As part of the settlement, Anaheim agreed to set aside approximately $123 million for affordable housing citywide, with $96 million dedicated to creating affordable housing over the next five years, and the remainder going to to 466 on-site apartments at the stadium for low-income residents.
What had been disputed was how much affordable housing should be created on the stadium site. City officials have argued that affordable housing elsewhere in the city could be built faster than waiting for the Angel Stadium project to be completed. They said it would have taken up to 25 years to build affordable housing under the stadium deal, as it would also require parking structures.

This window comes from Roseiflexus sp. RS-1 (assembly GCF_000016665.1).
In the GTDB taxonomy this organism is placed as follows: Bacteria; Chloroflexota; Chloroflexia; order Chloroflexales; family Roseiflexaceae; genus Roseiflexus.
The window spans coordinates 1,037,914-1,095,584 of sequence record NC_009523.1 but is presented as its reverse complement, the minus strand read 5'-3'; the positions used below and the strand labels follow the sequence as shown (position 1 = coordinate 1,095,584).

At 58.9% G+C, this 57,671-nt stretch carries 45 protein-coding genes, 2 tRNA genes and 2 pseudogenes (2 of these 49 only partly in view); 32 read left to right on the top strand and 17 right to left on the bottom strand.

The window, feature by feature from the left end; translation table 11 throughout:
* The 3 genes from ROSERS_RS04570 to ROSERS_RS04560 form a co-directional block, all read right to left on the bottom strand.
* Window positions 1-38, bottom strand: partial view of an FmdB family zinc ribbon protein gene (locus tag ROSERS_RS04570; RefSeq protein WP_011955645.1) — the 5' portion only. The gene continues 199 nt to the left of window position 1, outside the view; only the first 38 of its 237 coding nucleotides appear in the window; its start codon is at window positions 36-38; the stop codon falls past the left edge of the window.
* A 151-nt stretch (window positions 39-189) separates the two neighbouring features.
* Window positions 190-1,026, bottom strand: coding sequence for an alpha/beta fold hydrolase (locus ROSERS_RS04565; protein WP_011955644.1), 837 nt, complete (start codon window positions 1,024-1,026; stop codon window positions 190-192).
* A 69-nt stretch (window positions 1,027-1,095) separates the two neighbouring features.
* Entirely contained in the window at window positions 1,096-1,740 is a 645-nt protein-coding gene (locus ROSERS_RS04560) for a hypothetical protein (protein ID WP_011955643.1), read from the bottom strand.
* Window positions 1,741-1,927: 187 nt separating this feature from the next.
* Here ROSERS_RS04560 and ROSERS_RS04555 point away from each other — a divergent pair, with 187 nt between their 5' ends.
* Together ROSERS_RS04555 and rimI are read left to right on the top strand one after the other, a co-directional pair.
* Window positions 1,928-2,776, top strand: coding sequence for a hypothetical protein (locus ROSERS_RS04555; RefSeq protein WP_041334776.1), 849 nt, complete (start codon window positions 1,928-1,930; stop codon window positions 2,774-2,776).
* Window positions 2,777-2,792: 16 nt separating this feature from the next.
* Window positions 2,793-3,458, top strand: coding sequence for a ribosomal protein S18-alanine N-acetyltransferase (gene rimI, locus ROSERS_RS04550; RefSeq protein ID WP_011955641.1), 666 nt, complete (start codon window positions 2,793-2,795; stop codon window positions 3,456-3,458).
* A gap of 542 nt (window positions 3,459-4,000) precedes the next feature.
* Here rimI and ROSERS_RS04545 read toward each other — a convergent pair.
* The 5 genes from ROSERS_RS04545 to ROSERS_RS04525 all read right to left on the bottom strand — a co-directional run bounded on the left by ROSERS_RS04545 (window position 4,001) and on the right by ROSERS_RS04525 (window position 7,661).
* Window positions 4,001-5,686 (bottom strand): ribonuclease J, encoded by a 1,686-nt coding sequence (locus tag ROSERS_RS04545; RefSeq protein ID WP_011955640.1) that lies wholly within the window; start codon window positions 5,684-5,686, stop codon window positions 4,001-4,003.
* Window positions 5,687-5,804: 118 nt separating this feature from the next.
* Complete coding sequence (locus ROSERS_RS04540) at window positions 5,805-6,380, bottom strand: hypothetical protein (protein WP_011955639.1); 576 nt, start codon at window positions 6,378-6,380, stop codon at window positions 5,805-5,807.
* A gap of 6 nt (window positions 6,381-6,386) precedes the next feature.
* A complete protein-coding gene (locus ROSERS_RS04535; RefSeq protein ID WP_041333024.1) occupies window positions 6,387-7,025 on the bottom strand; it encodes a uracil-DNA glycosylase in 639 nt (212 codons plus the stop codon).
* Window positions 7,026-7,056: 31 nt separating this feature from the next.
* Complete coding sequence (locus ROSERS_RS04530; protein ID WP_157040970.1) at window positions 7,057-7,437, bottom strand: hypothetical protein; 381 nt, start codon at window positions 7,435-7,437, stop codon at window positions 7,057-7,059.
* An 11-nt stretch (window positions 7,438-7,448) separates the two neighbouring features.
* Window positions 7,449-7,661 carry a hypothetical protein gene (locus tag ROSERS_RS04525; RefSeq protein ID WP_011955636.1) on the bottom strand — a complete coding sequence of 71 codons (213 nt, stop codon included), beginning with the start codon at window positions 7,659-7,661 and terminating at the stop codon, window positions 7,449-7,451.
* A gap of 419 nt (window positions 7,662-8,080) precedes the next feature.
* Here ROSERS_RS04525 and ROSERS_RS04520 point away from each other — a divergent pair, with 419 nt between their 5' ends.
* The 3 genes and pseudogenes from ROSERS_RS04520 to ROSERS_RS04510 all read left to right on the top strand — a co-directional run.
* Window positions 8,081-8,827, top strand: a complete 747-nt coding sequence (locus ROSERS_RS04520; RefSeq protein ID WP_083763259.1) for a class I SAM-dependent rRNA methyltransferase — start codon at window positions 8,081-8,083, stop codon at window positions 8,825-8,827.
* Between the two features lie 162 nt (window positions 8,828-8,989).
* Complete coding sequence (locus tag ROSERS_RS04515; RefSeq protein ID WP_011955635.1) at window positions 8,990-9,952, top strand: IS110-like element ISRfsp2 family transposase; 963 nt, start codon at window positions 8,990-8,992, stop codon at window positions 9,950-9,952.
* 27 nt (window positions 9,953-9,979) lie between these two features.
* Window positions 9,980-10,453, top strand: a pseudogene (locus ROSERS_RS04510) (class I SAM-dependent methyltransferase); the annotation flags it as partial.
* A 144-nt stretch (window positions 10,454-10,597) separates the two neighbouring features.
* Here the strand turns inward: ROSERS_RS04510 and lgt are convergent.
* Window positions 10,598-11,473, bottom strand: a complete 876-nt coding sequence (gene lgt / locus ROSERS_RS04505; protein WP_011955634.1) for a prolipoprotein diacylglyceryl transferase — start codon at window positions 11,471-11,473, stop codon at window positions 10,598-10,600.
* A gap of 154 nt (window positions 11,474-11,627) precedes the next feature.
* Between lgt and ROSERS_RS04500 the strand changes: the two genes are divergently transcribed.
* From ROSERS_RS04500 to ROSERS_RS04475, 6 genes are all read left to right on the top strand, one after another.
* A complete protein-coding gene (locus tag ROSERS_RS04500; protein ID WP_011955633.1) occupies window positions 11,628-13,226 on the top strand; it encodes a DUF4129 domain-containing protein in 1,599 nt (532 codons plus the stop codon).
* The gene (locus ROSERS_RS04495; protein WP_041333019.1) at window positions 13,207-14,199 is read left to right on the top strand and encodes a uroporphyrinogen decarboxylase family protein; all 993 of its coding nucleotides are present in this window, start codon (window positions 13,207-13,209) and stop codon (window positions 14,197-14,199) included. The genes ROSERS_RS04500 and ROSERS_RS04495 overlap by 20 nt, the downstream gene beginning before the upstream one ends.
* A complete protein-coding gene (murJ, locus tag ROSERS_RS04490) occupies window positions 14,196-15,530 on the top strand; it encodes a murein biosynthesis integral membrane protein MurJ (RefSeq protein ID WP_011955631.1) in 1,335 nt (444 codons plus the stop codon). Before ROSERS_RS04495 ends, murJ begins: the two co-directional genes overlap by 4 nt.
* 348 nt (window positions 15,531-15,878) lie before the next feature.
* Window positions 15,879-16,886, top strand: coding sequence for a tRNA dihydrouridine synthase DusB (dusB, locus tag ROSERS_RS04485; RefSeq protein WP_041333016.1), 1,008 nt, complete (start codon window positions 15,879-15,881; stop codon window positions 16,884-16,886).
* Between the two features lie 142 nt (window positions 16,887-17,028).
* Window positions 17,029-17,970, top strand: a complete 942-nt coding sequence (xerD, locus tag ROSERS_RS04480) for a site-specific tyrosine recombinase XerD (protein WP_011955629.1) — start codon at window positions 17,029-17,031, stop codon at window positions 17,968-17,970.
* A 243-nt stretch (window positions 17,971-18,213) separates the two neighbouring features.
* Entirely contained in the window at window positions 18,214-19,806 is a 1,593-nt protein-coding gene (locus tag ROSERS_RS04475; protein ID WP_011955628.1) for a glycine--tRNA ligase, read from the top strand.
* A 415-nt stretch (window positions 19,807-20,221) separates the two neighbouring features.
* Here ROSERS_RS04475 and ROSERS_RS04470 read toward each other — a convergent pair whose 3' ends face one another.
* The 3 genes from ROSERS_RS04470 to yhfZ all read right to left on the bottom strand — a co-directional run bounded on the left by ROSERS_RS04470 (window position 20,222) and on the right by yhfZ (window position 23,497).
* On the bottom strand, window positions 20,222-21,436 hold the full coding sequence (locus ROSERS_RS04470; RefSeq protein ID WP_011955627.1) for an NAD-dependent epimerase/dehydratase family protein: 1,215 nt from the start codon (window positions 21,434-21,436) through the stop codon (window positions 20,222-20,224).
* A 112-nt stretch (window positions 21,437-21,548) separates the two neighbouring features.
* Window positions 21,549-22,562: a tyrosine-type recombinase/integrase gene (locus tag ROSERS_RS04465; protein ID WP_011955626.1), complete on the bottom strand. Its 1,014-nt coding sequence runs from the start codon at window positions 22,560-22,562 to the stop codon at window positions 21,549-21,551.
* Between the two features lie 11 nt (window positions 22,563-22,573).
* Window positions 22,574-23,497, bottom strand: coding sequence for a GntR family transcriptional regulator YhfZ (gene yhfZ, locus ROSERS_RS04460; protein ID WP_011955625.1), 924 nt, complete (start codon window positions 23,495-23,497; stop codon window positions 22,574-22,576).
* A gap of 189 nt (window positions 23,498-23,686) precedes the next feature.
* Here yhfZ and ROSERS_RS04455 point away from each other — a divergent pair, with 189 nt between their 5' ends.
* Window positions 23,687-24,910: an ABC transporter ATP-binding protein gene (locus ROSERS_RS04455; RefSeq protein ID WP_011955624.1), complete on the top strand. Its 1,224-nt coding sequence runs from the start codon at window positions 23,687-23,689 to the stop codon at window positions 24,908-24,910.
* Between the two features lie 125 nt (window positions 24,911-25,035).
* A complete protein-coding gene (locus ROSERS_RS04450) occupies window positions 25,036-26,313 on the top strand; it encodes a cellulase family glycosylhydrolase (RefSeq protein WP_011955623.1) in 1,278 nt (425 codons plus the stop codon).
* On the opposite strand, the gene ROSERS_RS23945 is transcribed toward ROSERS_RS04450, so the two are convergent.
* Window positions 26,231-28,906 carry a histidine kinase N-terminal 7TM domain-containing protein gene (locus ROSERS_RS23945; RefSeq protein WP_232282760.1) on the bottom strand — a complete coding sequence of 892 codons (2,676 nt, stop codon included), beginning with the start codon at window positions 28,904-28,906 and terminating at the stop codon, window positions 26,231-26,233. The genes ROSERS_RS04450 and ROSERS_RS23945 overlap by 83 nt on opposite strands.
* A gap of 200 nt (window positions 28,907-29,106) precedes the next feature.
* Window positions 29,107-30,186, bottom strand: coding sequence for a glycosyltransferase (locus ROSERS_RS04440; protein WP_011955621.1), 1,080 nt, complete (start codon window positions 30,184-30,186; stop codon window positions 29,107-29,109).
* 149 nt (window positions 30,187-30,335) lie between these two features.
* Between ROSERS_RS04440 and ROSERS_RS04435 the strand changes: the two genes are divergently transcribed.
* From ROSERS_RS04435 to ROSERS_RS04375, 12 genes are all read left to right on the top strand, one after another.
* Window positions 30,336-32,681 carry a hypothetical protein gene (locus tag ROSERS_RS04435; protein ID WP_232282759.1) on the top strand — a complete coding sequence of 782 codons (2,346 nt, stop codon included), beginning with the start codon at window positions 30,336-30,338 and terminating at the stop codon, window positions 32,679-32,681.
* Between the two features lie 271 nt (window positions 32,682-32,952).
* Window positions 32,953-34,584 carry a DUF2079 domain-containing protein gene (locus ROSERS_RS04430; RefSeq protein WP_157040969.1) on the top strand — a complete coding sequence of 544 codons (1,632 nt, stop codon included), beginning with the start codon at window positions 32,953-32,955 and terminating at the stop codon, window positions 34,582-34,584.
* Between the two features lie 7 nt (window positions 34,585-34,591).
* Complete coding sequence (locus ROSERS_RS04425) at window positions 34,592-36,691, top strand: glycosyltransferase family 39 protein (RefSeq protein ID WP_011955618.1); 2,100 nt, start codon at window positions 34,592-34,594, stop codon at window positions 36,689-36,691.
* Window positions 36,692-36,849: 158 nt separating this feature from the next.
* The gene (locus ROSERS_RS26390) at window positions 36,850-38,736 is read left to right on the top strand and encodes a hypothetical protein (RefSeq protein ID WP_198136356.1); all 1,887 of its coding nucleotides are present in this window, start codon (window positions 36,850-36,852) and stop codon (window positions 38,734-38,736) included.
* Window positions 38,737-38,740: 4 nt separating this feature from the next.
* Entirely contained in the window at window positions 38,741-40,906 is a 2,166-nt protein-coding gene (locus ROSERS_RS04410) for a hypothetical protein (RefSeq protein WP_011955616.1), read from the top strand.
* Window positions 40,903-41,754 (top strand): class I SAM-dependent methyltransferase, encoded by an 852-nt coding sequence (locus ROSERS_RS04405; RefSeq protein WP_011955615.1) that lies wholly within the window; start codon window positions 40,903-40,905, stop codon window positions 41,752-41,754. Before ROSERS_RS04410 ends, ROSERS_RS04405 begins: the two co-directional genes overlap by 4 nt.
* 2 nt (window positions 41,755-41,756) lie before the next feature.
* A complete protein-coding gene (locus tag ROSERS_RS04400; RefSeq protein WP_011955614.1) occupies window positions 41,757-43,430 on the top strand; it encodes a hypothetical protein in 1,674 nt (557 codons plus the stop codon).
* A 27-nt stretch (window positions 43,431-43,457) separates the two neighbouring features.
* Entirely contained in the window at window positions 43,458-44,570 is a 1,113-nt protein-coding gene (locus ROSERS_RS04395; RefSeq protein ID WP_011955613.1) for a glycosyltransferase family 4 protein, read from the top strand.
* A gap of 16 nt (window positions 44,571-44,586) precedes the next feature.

State officials, however, alleged a violation of the Surplus Land Act, which requires the promotion of affordable housing on unused or underutilized public land in the state. But Anaheim officials argued he had a lease with the Angels and had not violated surplus land law.
The agreement between the city and the state resolved the issue, with the city not having to concede any violation of the Surplus Land Act.
In the affidavit filed by FBI Special Agent Brian Adkins last week, Sidhu is accused of using an address in Arizona that was not his to avoid paying $15,887.50 in tax. California sale on a helicopter he purchased. The FBI agent said Sidhu also allegedly avoided paying $1,025 in Arizona sales tax.
The FBI also alleged in the affidavit – which searched for emails and cellphone records – that Sidhu unlawfully provided inside information to Angels officials during negotiations to sell the city stadium property to the Moreno development company.